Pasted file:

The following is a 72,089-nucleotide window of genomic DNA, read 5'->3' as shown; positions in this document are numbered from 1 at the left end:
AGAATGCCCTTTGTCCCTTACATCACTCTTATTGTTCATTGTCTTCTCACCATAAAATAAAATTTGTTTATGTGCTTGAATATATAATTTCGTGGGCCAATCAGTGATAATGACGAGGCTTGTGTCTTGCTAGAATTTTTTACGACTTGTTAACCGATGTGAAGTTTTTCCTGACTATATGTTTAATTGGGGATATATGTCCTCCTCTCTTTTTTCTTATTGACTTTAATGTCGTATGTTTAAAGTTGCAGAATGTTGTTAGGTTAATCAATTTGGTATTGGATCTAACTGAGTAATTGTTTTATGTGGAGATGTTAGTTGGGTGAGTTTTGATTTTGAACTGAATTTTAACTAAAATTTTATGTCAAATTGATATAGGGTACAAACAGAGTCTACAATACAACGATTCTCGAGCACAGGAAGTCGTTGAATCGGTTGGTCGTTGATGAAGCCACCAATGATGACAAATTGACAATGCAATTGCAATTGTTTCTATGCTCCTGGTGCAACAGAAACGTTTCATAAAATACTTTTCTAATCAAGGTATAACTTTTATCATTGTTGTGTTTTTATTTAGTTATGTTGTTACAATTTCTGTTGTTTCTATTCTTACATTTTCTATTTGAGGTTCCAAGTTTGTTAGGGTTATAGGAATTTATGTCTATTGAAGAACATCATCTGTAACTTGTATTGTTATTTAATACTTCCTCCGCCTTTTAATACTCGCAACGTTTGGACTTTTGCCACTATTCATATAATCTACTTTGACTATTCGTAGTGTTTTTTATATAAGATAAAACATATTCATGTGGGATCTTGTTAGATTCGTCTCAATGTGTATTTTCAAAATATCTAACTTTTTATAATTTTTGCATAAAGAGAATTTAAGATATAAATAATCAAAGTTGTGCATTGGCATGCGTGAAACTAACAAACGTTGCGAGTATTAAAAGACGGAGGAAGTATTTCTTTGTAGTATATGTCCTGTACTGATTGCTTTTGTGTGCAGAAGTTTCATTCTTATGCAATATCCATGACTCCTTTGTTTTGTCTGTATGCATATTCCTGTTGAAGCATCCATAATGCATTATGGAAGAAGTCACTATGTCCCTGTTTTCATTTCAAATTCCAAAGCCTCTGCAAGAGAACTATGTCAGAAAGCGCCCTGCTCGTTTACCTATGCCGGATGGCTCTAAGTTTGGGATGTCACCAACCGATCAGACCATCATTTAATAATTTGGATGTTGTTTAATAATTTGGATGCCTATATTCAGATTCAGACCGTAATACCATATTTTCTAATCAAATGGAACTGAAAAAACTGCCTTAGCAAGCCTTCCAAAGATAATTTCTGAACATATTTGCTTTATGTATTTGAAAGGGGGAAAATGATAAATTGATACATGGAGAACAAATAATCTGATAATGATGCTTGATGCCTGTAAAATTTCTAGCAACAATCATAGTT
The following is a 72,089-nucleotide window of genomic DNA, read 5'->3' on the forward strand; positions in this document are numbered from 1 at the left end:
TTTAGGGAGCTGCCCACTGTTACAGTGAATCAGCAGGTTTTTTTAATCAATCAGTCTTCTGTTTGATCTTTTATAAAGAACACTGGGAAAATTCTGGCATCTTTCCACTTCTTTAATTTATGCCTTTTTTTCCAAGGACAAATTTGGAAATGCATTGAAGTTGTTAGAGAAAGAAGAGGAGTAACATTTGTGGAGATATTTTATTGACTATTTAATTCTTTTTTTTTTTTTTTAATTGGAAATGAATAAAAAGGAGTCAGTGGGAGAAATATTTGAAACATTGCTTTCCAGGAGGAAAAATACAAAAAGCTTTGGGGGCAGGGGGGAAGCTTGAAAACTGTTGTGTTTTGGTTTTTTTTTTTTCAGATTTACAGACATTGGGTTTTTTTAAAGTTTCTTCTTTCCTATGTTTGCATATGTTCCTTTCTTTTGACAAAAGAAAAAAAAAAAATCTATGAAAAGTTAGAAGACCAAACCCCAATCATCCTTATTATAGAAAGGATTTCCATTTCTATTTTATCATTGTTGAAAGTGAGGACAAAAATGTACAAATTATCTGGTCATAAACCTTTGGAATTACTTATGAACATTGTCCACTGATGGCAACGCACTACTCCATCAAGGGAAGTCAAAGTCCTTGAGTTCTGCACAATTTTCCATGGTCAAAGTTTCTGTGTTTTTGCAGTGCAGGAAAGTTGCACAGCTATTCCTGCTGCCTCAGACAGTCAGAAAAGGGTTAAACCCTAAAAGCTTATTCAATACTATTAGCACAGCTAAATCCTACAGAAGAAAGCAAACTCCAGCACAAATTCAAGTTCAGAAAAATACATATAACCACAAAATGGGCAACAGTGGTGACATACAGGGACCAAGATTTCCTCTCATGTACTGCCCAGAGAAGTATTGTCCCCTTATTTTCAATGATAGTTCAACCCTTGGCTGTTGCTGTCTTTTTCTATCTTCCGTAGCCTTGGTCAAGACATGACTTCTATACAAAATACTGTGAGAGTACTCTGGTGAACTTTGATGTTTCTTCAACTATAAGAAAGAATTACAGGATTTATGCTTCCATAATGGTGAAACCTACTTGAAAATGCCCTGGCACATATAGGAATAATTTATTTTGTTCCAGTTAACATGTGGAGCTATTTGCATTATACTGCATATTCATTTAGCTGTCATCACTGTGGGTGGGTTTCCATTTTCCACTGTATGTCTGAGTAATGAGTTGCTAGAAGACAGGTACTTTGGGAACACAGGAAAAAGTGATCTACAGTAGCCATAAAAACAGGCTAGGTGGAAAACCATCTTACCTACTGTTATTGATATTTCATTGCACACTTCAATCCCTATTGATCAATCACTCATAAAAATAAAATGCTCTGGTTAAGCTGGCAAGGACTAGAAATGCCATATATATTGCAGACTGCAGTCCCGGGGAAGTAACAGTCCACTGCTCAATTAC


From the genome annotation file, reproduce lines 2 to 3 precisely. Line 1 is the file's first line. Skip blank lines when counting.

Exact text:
AGAATGCCCTTTGTCCCTTACATCACTCTTATTGTTCATTGTCTTCTCACCATAAAATAAAATTTGTTTATGTGCTTGAATATATAATTTCGTGGGCCAATCAGTGATAATGACGAGGCTTGTGTCTTGCTAGAATTTTTTACGACTTGTTAACCGATGTGAAGTTTTTCCTGACTATATGTTTAATTGGGGATATATGTCCTCCTCTCTTTTTTCTTATTGACTTTAATGTCGTATGTTTAAAGTTGCAGAATGTTGTTAGGTTAATCAATTTGGTATTGGATCTAACTGAGTAATTGTTTTATGTGGAGATGTTAGTTGGGTGAGTTTTGATTTTGAACTGAATTTTAACTAAAATTTTATGTCAAATTGATATAGGGTACAAACAGAGTCTACAATACAACGATTCTCGAGCACAGGAAGTCGTTGAATCGGTTGGTCGTTGATGAAGCCACCAATGATGACAAATTGACAATGCAATTGCAATTGTTTCTATGCTCCTGGTGCAACAGAAACGTTTCATAAAATACTTTTCTAATCAAGGTATAACTTTTATCATTGTTGTGTTTTTATTTAGTTATGTTGTTACAATTTCTGTTGTTTCTATTCTTACATTTTCTATTTGAGGTTCCAAGTTTGTTAGGGTTATAGGAATTTATGTCTATTGAAGAACATCATCTGTAACTTGTATTGTTATTTAATACTTCCTCCGCCTTTTAATACTCGCAACGTTTGGACTTTTGCCACTATTCATATAATCTACTTTGACTATTCGTAGTGTTTTTTATATAAGATAAAACATATTCATGTGGGATCTTGTTAGATTCGTCTCAATGTGTATTTTCAAAATATCTAACTTTTTATAATTTTTGCATAAAGAGAATTTAAGATATAAATAATCAAAGTTGTGCATTGGCATGCGTGAAACTAACAAACGTTGCGAGTATTAAAAGACGGAGGAAGTATTTCTTTGTAGTATATGTCCTGTACTGATTGCTTTTGTGTGCAGAAGTTTCATTCTTATGCAATATCCATGACTCCTTTGTTTTGTCTGTATGCATATTCCTGTTGAAGCATCCATAATGCATTATGGAAGAAGTCACTATGTCCCTGTTTTCATTTCAAATTCCAAAGCCTCTGCAAGAGAACTATGTCAGAAAGCGCCCTGCTCGTTTACCTATGCCGGATGGCTCTAAGTTTGGGATGTCACCAACCGATCAGACCATCATTTAATAATTTGGATGTTGTTTAATAATTTGGATGCCTATATTCAGATTCAGACCGTAATACCATATTTTCTAATCAAATGGAACTGAAAAAACTGCCTTAGCAAGCCTTCCAAAGATAATTTCTGAACATATTTGCTTTATGTATTTGAAAGGGGGAAAATGATAAATTGATACATGGAGAACAAATAATCTGATAATGATGCTTGATGCCTGTAAAATTTCTAGCAACAATCATAGTT
The following is a 72,089-nucleotide window of genomic DNA, read 5'->3' on the forward strand; positions in this document are numbered from 1 at the left end: